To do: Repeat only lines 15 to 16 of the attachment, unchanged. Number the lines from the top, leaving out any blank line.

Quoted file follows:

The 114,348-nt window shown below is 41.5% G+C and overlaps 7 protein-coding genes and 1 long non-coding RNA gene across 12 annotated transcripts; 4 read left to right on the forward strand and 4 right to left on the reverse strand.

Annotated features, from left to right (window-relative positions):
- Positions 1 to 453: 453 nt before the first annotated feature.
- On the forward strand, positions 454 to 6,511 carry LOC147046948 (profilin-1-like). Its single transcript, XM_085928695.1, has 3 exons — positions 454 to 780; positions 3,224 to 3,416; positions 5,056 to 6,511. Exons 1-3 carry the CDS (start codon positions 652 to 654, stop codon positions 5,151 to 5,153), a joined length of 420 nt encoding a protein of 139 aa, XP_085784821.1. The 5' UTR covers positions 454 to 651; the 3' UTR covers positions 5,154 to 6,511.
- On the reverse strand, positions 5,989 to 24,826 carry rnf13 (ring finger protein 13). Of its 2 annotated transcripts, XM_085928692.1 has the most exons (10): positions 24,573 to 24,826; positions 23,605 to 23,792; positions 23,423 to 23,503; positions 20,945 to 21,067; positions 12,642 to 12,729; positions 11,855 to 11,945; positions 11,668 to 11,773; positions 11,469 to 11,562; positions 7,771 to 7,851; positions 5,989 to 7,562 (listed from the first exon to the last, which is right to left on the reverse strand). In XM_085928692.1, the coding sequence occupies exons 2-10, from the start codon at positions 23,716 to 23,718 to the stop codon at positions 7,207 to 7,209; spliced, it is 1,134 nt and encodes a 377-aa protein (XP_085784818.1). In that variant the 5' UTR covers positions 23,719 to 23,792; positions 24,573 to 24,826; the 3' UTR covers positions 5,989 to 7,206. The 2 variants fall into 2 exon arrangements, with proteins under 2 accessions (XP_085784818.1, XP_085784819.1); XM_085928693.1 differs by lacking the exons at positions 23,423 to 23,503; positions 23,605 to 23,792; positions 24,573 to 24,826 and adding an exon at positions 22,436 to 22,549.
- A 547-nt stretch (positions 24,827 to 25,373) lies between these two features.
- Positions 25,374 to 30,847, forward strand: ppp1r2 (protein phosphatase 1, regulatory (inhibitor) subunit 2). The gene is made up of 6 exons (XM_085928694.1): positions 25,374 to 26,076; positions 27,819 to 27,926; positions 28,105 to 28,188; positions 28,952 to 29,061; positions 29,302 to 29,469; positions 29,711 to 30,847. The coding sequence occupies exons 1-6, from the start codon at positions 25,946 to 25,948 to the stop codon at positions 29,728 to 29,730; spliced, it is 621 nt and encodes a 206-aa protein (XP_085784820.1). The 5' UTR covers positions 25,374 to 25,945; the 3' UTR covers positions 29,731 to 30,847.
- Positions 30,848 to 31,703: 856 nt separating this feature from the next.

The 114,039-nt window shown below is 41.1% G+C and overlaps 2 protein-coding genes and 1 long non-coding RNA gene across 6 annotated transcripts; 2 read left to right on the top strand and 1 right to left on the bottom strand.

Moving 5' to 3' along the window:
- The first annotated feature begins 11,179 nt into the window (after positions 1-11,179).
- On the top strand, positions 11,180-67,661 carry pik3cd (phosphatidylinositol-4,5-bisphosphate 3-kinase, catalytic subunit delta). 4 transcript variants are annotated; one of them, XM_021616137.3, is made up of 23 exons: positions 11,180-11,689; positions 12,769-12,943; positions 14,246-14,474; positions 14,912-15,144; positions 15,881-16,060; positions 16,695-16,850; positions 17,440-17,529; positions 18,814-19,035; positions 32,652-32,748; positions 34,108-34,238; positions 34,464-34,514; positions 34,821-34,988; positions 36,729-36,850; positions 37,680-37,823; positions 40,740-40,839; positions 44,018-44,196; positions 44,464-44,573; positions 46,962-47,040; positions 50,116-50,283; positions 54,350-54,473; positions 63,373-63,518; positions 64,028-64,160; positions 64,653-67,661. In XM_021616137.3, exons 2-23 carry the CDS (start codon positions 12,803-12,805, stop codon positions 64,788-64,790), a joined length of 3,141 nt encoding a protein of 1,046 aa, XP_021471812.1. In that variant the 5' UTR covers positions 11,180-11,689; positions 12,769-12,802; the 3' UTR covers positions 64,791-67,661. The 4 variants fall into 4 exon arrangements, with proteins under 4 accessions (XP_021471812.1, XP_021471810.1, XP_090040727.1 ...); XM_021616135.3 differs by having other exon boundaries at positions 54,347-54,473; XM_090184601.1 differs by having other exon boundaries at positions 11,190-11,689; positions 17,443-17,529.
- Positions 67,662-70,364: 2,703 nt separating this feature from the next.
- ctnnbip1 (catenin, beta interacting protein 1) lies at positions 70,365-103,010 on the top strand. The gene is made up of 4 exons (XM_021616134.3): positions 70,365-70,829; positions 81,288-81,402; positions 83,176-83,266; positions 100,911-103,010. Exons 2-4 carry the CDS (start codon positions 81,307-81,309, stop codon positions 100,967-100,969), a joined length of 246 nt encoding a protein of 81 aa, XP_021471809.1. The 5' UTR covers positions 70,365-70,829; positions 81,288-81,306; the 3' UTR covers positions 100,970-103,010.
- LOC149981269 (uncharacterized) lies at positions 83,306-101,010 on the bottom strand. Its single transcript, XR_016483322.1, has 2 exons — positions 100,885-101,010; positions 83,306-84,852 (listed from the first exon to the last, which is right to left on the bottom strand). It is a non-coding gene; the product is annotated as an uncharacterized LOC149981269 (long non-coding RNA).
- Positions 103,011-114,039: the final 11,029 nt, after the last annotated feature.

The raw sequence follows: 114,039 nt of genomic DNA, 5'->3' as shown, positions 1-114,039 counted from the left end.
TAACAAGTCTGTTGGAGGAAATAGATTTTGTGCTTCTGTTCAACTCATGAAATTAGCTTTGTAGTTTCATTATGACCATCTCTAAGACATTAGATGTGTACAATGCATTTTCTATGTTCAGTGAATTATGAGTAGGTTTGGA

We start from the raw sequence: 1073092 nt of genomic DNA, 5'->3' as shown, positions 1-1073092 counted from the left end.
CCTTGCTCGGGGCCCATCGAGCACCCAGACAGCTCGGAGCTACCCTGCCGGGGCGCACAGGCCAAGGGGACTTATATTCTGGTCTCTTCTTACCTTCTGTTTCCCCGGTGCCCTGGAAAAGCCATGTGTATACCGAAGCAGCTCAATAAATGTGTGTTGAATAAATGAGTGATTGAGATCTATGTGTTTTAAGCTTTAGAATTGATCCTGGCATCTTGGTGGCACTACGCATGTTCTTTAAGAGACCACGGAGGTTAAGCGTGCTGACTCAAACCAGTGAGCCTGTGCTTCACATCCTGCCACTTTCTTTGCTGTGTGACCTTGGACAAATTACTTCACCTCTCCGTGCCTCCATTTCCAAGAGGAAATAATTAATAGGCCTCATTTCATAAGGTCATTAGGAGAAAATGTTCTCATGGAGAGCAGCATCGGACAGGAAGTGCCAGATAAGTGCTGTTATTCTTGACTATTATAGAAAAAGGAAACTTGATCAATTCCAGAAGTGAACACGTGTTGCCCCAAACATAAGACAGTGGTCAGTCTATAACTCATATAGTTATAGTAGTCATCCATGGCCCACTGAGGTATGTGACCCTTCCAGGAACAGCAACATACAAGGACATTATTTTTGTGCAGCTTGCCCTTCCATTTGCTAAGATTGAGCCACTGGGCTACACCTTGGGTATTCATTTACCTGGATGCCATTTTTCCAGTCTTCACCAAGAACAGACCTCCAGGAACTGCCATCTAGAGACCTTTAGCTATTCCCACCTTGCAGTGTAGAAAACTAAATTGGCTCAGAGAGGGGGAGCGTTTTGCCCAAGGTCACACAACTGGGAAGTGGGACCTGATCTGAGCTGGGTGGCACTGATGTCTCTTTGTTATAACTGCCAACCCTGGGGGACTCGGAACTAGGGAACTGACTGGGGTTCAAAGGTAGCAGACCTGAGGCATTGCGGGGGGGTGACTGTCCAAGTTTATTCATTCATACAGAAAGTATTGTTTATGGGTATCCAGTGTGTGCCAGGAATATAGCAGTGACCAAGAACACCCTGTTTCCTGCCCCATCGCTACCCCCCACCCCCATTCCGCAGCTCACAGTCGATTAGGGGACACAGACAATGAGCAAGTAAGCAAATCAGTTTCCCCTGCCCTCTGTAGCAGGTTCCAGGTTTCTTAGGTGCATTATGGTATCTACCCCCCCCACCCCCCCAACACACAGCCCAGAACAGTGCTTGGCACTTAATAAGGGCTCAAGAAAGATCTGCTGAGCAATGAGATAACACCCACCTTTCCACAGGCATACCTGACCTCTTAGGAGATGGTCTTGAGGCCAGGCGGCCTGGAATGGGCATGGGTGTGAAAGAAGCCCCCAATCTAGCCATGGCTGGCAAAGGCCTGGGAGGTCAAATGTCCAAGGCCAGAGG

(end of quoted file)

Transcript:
- LOC149981269 (uncharacterized) lies at positions 83,306-101,010 on the bottom strand. Its single transcript, XR_016483322.1, has 2 exons — positions 100,885-101,010; positions 83,306-84,852 (listed from the first exon to the last, which is right to left on the bottom strand). It is a non-coding gene; the product is annotated as an uncharacterized LOC149981269 (long non-coding RNA).
- Positions 103,011-114,039: the final 11,029 nt, after the last annotated feature.